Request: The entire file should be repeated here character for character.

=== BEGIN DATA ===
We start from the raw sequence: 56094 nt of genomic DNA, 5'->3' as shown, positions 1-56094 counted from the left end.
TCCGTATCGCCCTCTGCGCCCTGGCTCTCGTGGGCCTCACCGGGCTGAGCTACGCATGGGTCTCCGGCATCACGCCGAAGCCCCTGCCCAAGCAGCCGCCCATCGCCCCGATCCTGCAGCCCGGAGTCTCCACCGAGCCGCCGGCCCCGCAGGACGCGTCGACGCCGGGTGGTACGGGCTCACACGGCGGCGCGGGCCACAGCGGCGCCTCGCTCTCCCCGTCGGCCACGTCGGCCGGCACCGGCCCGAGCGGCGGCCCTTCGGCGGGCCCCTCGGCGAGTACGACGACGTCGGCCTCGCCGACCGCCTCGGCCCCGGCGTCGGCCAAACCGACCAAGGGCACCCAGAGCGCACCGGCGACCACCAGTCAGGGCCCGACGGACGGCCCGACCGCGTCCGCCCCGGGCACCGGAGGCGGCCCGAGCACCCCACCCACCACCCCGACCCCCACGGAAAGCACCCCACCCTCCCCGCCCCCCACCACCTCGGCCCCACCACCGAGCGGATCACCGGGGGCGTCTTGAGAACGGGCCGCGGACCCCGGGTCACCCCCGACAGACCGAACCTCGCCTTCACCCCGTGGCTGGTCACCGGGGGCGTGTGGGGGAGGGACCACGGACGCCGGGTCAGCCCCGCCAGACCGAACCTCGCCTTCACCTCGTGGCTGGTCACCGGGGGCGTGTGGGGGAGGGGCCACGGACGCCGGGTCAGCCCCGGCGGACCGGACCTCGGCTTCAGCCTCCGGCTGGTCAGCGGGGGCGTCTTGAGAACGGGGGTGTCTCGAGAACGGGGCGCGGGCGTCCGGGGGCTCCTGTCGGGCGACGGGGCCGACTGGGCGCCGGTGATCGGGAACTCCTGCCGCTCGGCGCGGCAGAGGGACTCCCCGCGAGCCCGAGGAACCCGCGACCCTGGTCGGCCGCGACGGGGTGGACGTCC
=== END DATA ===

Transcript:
We start from the raw sequence: 56094 nt of genomic DNA, 5'->3' as shown, positions 1-56094 counted from the left end.
TCCGTATCGCCCTCTGCGCCCTGGCTCTCGTGGGCCTCACCGGGCTGAGCTACGCATGGGTCTCCGGCATCACGCCGAAGCCCCTGCCCAAGCAGCCGCCCATCGCCCCGATCCTGCAGCCCGGAGTCTCCACCGAGCCGCCGGCCCCGCAGGACGCGTCGACGCCGGGTGGTACGGGCTCACACGGCGGCGCGGGCCACAGCGGCGCCTCGCTCTCCCCGTCGGCCACGTCGGCCGGCACCGGCCCGAGCGGCGGCCCTTCGGCGGGCCCCTCGGCGAGTACGACGACGTCGGCCTCGCCGACCGCCTCGGCCCCGGCGTCGGCCAAACCGACCAAGGGCACCCAGAGCGCACCGGCGACCACCAGTCAGGGCCCGACGGACGGCCCGACCGCGTCCGCCCCGGGCACCGGAGGCGGCCCGAGCACCCCACCCACCACCCCGACCCCCACGGAAAGCACCCCACCCTCCCCGCCCCCCACCACCTCGGCCCCACCACCGAGCGGATCACCGGGGGCGTCTTGAGAACGGGCCGCGGACCCCGGGTCACCCCCGACAGACCGAACCTCGCCTTCACCCCGTGGCTGGTCACCGGGGGCGTGTGGGGGAGGGACCACGGACGCCGGGTCAGCCCCGCCAGACCGAACCTCGCCTTCACCTCGTGGCTGGTCACCGGGGGCGTGTGGGGGAGGGGCCACGGACGCCGGGTCAGCCCCGGCGGACCGGACCTCGGCTTCAGCCTCCGGCTGGTCAGCGGGGGCGTCTTGAGAACGGGGGTGTCTCGAGAACGGGGCGCGGGCGTCCGGGGGCTCCTGTCGGGCGACGGGGCCGACTGGGCGCCGGTGATCGGGAACTCCTGCCGCTCGGCGCGGCAGAGGGACTCCCCGCGAGCCCGAGGAACCCGCGACCCTGGTCGGCCGCGACGGGGTGGACGTCC